The need to address mental health was heightened after the COVID-19 pandemic shut schools down and disrupted the way students learned and interacted with one another, said Annabelle Francis, a junior at Aspen High School who was nominated to be on the Hope Squad.

“I feel like during COVID, no one could really see each other, it was just hard to connect with people one on one, and I feel like that trend has not completely died down yet,” she said. “I think that is still kind of affecting us, not being able to connect with each other like we did before.”

Freshman Maria Pacheco was also nominated by her peers to serve on the Hope Squad, and she hopes she can make a difference in her next four years at Aspen High School.

“I really wanted to help people because I know suicide is really becoming a bigger problem in the world,” she said. “I wanted to provide people with a safe person or a safe place to talk.”

Aspen High School’s Hope Squad passed out donuts to students Thursday with the message “‘Donut’ quit.” It was part of the group’s Hope Week that was meant to bring awareness to the mental health resource.Lucy Peterson/The Aspen Times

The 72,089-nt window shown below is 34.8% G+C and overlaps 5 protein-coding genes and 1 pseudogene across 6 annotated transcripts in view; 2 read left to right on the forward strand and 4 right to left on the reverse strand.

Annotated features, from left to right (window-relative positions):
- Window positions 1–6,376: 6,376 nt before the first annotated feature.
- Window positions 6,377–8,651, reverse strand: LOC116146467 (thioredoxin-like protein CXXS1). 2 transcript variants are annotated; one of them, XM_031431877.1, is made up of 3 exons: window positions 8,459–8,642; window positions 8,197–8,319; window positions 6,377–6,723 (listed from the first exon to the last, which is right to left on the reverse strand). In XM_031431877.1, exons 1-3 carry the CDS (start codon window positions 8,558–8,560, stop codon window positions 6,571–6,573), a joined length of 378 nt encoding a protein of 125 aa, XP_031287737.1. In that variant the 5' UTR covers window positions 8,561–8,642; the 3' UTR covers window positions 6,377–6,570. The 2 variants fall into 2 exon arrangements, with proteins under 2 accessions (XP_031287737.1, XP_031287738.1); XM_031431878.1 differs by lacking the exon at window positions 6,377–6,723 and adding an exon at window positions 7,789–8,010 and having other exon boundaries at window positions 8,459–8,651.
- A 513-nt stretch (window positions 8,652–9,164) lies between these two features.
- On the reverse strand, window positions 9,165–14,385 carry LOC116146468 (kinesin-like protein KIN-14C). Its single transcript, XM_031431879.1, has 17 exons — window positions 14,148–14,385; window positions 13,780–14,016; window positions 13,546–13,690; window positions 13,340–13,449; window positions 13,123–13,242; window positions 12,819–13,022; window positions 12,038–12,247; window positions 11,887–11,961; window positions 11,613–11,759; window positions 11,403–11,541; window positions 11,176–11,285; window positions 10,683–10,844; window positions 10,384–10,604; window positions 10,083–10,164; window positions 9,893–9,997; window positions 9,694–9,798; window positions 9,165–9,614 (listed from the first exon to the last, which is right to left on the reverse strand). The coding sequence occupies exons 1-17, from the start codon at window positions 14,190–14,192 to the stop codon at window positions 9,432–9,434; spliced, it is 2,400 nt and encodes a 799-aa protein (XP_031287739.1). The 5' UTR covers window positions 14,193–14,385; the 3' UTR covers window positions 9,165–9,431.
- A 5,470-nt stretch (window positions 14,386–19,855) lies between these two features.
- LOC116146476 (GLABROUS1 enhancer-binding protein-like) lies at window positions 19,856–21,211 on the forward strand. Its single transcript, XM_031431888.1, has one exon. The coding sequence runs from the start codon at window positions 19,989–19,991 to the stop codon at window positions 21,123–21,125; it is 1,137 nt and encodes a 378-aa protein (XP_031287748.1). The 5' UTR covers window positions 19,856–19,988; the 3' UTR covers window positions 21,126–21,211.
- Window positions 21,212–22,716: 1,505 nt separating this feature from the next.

The isolation of COVID certainly took a toll on students’ mental health, but declining mental health among students was present long before the pandemic, said Karen Hawkes, a post secondary counselor at Aspen High School and Hope Squad adviser.

Suicide rates in mountain communities tend to be much higher than state averages, and Pitkin County has often reflected that trend. While the county’s suicide mortality rate from 2015-2019 was in line with the state average according to data compiled by the Colorado Department of Health and Environment, data from the 2021 Healthy Kids Colorado Survey presented to Pitkin County commissioners in August 2023 showed that 39.3% of Aspen High School students reported feeling sad or hopeless for two or more weeks in a row, and 18.1% had seriously considered suicide.